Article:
In homes where the gifts are said to have come from Santa, there will not doubt be comparisons with gifts brought by him to other children. The more street-smart kids may well ask why the rich kids get the most expensive presents their parents could have afforded anyway, whereas those who are less better-off get mundane things they need and not what they really, really want. It may also happen that children who have been “bad” get gifts, whereas those who are always good get nothing.
Some children may show signs of uncertainty about flying reindeer. They find it implausible that fat men could go down chimneys without getting stuck. The inevitable question about how one person manages to travel the world in one night is met with a “just because” reply. Kids who don’t really swallow the take are faced with “irrefutable evidence”- far-off sounds of jingling bells, half-eaten carrots in hallways, and drained glasses of the other Christmas spirit. And the gifts, of course.
If it’s Saint Nick rather than Santa Claus who visits – he rides a horse, and the horse could have eaten the carrots anyway.
Is it fair to “make” children conform and behave because Big Brother, in this case, Santa Claus, is watching them from some hidden eye-in-the-sky? Is it feasible to make children expect gifts because they can innately show charm and are gifted with empathy and kindness?
Christmas is an international celebration, albeit it is supposed to be a Christian festival. Ironically, the very symbols that make it Christmas are deemed offensive in some quarters, because if religious and cultural differences – and a Christmas Tree does not quote “personify” all the jazz as a caricature of a jolly old man does.
Interestingly, in Malta, Santa Claus is rarely depicted as Saint Nicholas – for the chances are that children would then not know who he is. So all the stories about how “blackface”-type makeup is applied by supermarket workers in Scandinavia, so that they can pretend to be “Black Peter”s (zwarte Piet) for the customers’ predilection, would make no sense here.
Would anyone bother going to the beach on his feast day (December 5) to see the Bishop arrive (‘from Spain’)? Why would anyone bother picking up the peppernuts (special biscuits thrown into the room by “Saint Nicholas” when he visits) when there are so many other goodies to be had during the Maltese Christmastide?
Children have made their choice – a pick-and-mix amalgamation of the story of Saint Nicholas and the myth of Santa Claus. In the future, they could well choose to place the latter in the same category as the Tooth Fairy and the Sock Goblin…

Santa’s Blog 6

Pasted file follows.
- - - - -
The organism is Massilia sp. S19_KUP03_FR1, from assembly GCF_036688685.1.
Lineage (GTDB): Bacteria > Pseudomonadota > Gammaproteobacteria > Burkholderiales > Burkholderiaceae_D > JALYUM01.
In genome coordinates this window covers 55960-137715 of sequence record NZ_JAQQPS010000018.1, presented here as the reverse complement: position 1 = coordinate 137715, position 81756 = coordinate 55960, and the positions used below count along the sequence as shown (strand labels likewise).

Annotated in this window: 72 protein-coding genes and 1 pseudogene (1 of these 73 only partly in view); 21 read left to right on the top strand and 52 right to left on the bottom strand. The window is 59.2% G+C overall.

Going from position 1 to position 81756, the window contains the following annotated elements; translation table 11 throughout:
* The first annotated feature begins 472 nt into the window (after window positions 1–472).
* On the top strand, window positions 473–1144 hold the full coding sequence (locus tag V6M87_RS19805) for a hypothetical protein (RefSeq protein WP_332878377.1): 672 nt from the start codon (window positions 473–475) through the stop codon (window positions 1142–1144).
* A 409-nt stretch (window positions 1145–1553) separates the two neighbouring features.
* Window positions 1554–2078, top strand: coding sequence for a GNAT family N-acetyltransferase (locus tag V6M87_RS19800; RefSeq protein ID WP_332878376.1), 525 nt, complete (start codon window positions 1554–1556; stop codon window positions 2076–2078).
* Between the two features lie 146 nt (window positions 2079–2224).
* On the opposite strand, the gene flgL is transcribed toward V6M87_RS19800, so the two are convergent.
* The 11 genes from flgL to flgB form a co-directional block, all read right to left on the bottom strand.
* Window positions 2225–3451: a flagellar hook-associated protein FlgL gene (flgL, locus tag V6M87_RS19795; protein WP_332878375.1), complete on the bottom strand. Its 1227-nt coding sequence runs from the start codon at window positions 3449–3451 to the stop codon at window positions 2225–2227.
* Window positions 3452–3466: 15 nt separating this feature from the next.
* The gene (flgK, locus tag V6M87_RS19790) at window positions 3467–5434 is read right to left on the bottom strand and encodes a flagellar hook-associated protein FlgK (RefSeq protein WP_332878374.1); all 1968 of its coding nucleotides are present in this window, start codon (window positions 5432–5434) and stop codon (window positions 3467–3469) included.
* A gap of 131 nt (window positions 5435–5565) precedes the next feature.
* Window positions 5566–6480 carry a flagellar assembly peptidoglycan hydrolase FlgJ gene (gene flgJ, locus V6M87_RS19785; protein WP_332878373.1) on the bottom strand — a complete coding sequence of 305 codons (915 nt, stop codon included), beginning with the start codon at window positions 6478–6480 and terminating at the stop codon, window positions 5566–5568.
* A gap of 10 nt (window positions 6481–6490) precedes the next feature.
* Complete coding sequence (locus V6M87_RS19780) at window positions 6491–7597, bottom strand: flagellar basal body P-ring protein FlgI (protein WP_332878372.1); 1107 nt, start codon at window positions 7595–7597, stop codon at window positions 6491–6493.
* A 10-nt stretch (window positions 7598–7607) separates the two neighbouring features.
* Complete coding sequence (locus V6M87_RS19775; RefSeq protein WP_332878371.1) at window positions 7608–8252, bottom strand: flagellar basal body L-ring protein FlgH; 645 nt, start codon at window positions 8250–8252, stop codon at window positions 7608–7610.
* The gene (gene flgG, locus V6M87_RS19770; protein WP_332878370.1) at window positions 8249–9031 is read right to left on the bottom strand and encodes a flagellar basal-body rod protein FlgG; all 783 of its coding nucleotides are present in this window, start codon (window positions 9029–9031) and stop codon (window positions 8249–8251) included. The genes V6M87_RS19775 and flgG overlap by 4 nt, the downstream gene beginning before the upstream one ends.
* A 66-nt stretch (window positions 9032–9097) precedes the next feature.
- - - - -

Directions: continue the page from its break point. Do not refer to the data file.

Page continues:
She caught me practicing in front of the mirror. I am going to be the star turn at… (Ah! that would be an unpaid advertisement…). But the Missus says that my career as a stand-up comic is over before it’s begun.
I don’t agree. These’ll sleigh them for sure and all:
What do reindeer have that no other animals have? Baby reindeer. What do the reindeer sing to Father Christmas? Freeze a jolly good fellow. What does Santa get at Christmas? Santapplause. Who delivers presents to baby sharks at Christmas? Santa Jaws! Why does Father Christmas have three gardens? So he can ho ho ho. How do you make a slow reindeer fast? Don’t feed it. What do they call Santa Claus in Australia? Sandy Claus. Why did Rudolph wear sunglasses at the beach? He didn’t want to be recognised. Why do reindeer have fur coats? Because they would look silly in Macintoshes. What do you call a reformed burglar? Saint Nick.
She said I sound silly. Well, frankly I would rather sound silly than look it. Not that I mean anything by that, of course, but, for example, let us imagine someone who likes to cook, well, stuff.
Today, this person who shall not be named decided that breakfast for us would be something called supoesi. It sounds like some kind of exotic soup, the word does, and that is exactly what it is supposed to be. A hot soup that is traditionally eaten for breakfast in Samoa, made from coconut cream and pawpaw (did I tell you that They sent us a box of tins of coconut cream that are nearing their expiry date?).
Instead of cereal, this morning we had fausi – traditionally it’s made from dasheen, but tell me where we are getting it at this time of the year. So she made it from pumpkin… and, you guessed it, served it with a caramelised coconut cream sauce. You lick your fingers after you eat it not because it’s good, but because it’s sweet and sticky. This is one experiment I did not like.